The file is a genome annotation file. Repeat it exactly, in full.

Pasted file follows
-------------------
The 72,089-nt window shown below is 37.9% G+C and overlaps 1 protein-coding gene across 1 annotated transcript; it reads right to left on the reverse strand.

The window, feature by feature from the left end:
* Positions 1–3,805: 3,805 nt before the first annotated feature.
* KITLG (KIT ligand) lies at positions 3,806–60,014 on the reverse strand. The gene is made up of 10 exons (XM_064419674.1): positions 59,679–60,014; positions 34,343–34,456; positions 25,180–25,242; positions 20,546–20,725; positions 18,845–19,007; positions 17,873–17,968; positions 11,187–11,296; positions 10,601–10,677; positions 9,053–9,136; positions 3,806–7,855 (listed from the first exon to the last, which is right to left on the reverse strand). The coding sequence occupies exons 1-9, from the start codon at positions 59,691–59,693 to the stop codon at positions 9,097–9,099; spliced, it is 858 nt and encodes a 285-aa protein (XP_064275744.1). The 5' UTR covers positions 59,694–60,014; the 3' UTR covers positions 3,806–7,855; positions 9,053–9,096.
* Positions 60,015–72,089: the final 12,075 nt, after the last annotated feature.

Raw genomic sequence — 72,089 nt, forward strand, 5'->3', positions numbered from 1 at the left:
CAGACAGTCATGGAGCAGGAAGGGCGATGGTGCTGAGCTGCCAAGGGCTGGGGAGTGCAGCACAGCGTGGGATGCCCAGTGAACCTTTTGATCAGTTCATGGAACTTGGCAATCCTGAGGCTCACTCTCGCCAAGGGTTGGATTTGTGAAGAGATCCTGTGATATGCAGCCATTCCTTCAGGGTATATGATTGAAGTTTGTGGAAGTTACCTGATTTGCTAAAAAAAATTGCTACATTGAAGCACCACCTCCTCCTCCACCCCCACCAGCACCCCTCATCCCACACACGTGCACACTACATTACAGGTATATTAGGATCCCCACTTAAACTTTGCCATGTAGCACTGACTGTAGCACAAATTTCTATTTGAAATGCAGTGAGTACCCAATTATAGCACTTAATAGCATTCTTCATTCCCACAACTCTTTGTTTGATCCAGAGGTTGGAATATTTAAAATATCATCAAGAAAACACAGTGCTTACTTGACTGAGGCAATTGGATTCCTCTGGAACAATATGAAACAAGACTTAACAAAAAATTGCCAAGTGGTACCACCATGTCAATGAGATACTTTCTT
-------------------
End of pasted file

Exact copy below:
The 72,089-nt window shown below is 37.9% G+C and overlaps 1 protein-coding gene across 1 annotated transcript; it reads right to left on the reverse strand.

The window, feature by feature from the left end:
* Positions 1–3,805: 3,805 nt before the first annotated feature.
* KITLG (KIT ligand) lies at positions 3,806–60,014 on the reverse strand. The gene is made up of 10 exons (XM_064419674.1): positions 59,679–60,014; positions 34,343–34,456; positions 25,180–25,242; positions 20,546–20,725; positions 18,845–19,007; positions 17,873–17,968; positions 11,187–11,296; positions 10,601–10,677; positions 9,053–9,136; positions 3,806–7,855 (listed from the first exon to the last, which is right to left on the reverse strand). The coding sequence occupies exons 1-9, from the start codon at positions 59,691–59,693 to the stop codon at positions 9,097–9,099; spliced, it is 858 nt and encodes a 285-aa protein (XP_064275744.1). The 5' UTR covers positions 59,694–60,014; the 3' UTR covers positions 3,806–7,855; positions 9,053–9,096.
* Positions 60,015–72,089: the final 12,075 nt, after the last annotated feature.

Raw genomic sequence — 72,089 nt, forward strand, 5'->3', positions numbered from 1 at the left:
CAGACAGTCATGGAGCAGGAAGGGCGATGGTGCTGAGCTGCCAAGGGCTGGGGAGTGCAGCACAGCGTGGGATGCCCAGTGAACCTTTTGATCAGTTCATGGAACTTGGCAATCCTGAGGCTCACTCTCGCCAAGGGTTGGATTTGTGAAGAGATCCTGTGATATGCAGCCATTCCTTCAGGGTATATGATTGAAGTTTGTGGAAGTTACCTGATTTGCTAAAAAAAATTGCTACATTGAAGCACCACCTCCTCCTCCACCCCCACCAGCACCCCTCATCCCACACACGTGCACACTACATTACAGGTATATTAGGATCCCCACTTAAACTTTGCCATGTAGCACTGACTGTAGCACAAATTTCTATTTGAAATGCAGTGAGTACCCAATTATAGCACTTAATAGCATTCTTCATTCCCACAACTCTTTGTTTGATCCAGAGGTTGGAATATTTAAAATATCATCAAGAAAACACAGTGCTTACTTGACTGAGGCAATTGGATTCCTCTGGAACAATATGAAACAAGACTTAACAAAAAATTGCCAAGTGGTACCACCATGTCAATGAGATACTTTCTT